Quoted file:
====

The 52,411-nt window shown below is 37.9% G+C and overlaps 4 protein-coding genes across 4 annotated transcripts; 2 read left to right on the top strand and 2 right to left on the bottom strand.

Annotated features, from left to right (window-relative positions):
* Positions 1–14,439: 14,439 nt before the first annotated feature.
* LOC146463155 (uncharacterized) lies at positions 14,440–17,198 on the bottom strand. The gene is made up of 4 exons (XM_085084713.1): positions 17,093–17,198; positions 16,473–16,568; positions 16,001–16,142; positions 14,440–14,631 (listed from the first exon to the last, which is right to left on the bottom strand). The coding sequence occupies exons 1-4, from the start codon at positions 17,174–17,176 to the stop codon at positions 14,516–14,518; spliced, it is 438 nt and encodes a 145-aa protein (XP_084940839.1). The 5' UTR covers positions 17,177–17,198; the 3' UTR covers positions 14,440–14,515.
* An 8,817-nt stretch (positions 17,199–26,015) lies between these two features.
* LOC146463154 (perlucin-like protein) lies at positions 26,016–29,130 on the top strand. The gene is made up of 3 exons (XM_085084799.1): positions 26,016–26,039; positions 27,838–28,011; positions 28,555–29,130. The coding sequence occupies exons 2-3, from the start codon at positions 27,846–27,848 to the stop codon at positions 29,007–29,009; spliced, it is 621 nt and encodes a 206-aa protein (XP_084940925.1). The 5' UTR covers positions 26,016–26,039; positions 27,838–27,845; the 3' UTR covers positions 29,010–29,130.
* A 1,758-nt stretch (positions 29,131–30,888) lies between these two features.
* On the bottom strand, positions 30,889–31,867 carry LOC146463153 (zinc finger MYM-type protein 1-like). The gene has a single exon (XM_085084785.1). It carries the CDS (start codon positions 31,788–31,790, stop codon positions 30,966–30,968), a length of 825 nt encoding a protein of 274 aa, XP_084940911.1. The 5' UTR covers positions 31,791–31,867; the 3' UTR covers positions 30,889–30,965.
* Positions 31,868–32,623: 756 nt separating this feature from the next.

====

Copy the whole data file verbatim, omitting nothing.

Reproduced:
The 52,411-nt window shown below is 37.9% G+C and overlaps 4 protein-coding genes across 4 annotated transcripts; 2 read left to right on the top strand and 2 right to left on the bottom strand.

Annotated features, from left to right (window-relative positions):
* Positions 1–14,439: 14,439 nt before the first annotated feature.
* LOC146463155 (uncharacterized) lies at positions 14,440–17,198 on the bottom strand. The gene is made up of 4 exons (XM_085084713.1): positions 17,093–17,198; positions 16,473–16,568; positions 16,001–16,142; positions 14,440–14,631 (listed from the first exon to the last, which is right to left on the bottom strand). The coding sequence occupies exons 1-4, from the start codon at positions 17,174–17,176 to the stop codon at positions 14,516–14,518; spliced, it is 438 nt and encodes a 145-aa protein (XP_084940839.1). The 5' UTR covers positions 17,177–17,198; the 3' UTR covers positions 14,440–14,515.
* An 8,817-nt stretch (positions 17,199–26,015) lies between these two features.
* LOC146463154 (perlucin-like protein) lies at positions 26,016–29,130 on the top strand. The gene is made up of 3 exons (XM_085084799.1): positions 26,016–26,039; positions 27,838–28,011; positions 28,555–29,130. The coding sequence occupies exons 2-3, from the start codon at positions 27,846–27,848 to the stop codon at positions 29,007–29,009; spliced, it is 621 nt and encodes a 206-aa protein (XP_084940925.1). The 5' UTR covers positions 26,016–26,039; positions 27,838–27,845; the 3' UTR covers positions 29,010–29,130.
* A 1,758-nt stretch (positions 29,131–30,888) lies between these two features.
* On the bottom strand, positions 30,889–31,867 carry LOC146463153 (zinc finger MYM-type protein 1-like). The gene has a single exon (XM_085084785.1). It carries the CDS (start codon positions 31,788–31,790, stop codon positions 30,966–30,968), a length of 825 nt encoding a protein of 274 aa, XP_084940911.1. The 5' UTR covers positions 31,791–31,867; the 3' UTR covers positions 30,889–30,965.
* Positions 31,868–32,623: 756 nt separating this feature from the next.